Ludwig B. Chincarini has written a compelling book. The thesis of The Crisis of Crowding: Quant Copycats, Ugly Models, and the New Crash Normal (Bloomberg/Wiley, 2012) may not be a paradigm shift, but the detail with which it is documented makes for fascinating reading.
In the beginning was Long-Term Capital Management and the 1998 crisis. As Chincarini contends, “the 2008 financial crisis really began 10 years earlier.” LTCM had a portfolio of trades, mainly relative value and convergence trades in the fixed-income swap and bond markets of OECD countries, that seemed to be statistically and economically uncorrelated. LTCM had, however, also ventured into “less lovely territory,” including directional bets that made up about 20% of the portfolio. They were short the U.S. swap spread, a position that carried with it an unlimited downside risk in the event of a world crisis when traders would flee to quality and the spread would widen. They were also short long-term volatility.
“LTCM knew these trades weren’t perfect, but may have kept them on in the interest of diversification. But crowds were developing, and that was affecting trades. With every call to a dealer, with every cocktail party between dealers, and with every quant trying desperately to reverse engineer LTCM’s success, word traveled and more investors copied LTCM’s moves. The beautiful trades were getting ugly, with smaller expected profits and a new danger: the danger that copycats might rush for the exit at inopportune moments and cause dramatic changes among trade correlations. That’s just what happened in August and September 1998, when Russia defaulted on its debt, the copycats ran for the exits, and the Titanic of hedge funds sank into the chilling water.” (pp. 68-69)
Chincarini claims that ignoring the broad lessons from LTCM’s failure was, “in part, the cause of a much greater systemic financial collapse in 2008 and 2009.” (p. 101) He thinks that there were twelve lessons to be learned, among them: “1. Understanding saturation and interconnectedness is important for measuring risk and liquidity. 2. There are limitations to any risk management system. Risk measures should include some aspect of valuation. 3. Appropriate leverage depends on underlying volatility, but any amount of leverage with any amount of underlying risk can lead to bankruptcy.” (p. 119)
Before the Bear Stearns collapse, however, came the quant crisis in 2007. It lasted only about ten days but did irreparable damage to many quantitative equity funds. Theories abound as to what (or who) caused the crisis. The author argues that “a shocked, crowded space caused the quant crisis. As quantitative managers began closing positions, they put pressure on other managers to close positions or face margin calls. That pushed prices even lower.” (p. 137)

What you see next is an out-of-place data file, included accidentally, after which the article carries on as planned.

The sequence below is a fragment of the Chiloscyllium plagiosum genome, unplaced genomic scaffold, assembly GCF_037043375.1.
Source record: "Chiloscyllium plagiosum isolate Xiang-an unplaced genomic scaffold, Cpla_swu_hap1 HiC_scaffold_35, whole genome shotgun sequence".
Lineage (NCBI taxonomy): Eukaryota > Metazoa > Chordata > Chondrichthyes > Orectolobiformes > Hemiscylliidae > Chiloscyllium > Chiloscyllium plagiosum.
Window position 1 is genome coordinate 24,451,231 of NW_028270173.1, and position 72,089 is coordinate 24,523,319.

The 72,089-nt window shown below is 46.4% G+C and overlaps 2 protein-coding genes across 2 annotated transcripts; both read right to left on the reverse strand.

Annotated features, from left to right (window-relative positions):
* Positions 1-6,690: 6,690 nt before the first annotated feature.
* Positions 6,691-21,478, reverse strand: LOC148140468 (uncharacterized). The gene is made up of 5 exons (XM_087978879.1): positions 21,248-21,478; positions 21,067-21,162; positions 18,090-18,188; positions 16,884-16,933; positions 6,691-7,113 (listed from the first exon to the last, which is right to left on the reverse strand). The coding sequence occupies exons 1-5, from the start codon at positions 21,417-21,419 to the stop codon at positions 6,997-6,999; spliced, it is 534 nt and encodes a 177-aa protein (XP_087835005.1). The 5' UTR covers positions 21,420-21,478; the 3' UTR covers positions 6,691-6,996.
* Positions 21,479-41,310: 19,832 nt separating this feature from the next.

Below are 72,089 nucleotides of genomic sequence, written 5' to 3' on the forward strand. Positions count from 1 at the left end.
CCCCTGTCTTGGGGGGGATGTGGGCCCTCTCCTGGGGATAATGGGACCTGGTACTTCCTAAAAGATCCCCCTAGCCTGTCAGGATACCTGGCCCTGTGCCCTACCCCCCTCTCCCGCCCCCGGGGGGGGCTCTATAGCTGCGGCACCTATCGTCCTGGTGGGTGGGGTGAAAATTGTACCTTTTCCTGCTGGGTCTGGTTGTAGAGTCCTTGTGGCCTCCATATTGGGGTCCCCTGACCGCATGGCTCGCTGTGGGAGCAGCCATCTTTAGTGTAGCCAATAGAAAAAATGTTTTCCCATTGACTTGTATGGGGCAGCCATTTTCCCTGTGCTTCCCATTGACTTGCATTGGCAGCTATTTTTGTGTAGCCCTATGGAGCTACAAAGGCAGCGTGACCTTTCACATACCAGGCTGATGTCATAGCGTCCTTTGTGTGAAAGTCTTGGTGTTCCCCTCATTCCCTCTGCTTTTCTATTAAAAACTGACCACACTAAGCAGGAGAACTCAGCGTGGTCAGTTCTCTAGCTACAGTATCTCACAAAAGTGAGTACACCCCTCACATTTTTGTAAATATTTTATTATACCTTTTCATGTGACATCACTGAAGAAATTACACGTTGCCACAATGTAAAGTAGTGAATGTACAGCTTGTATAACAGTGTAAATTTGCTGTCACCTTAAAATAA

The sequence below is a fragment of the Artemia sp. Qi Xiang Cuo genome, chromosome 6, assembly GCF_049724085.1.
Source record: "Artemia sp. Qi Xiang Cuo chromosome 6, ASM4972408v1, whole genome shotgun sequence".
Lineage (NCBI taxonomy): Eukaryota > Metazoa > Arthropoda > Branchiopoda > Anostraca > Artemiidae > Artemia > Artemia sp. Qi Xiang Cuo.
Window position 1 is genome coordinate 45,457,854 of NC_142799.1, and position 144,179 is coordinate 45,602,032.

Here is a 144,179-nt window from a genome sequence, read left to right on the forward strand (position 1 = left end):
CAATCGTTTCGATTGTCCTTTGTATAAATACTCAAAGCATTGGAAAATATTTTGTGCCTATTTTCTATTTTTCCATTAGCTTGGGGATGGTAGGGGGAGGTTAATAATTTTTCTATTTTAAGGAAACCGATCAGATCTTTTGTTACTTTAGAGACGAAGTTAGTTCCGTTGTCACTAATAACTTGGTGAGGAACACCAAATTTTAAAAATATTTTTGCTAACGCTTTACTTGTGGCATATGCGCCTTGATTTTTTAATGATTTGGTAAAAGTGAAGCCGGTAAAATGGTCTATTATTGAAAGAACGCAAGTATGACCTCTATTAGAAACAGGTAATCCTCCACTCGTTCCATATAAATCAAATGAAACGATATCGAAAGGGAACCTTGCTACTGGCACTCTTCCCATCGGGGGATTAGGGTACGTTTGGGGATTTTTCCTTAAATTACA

We know only too well what followed in 2008, at least in its broad strokes. Chincarini, who conducted interviews with many of the players in the various financial crises, again fills in some important details and offers lessons for the future.
Oh, yes, and then there was the flash crash. The author maintains that the Waddell-Reed trade was simply too small to have caused the flash crash. It’s possible that “HFT activity caused data overload in some of the NYSE Arca’s out-of-date systems. Jittery markets combined with a flood of orders and old computers to create a computer glitch at the NYSE Arca. This directly caused the Flash Crash. Chaos ruled those three minutes because faulty data scared off liquidity providers. Amazingly enough, the liquidity providers all ran for the exits at the same time. Crowd behavior erased liquidity just when traders needed it the most, and just as the market saw in the LTCM crisis, the Quant Crisis, and the subprime crisis.” (p. 321)
Chincarini’s analysis should be mandatory reading for anyone who manages money, trades in size or designs those trades, or thinks about financial regulation. And, by the way, even for the rest of us it is a darned good read.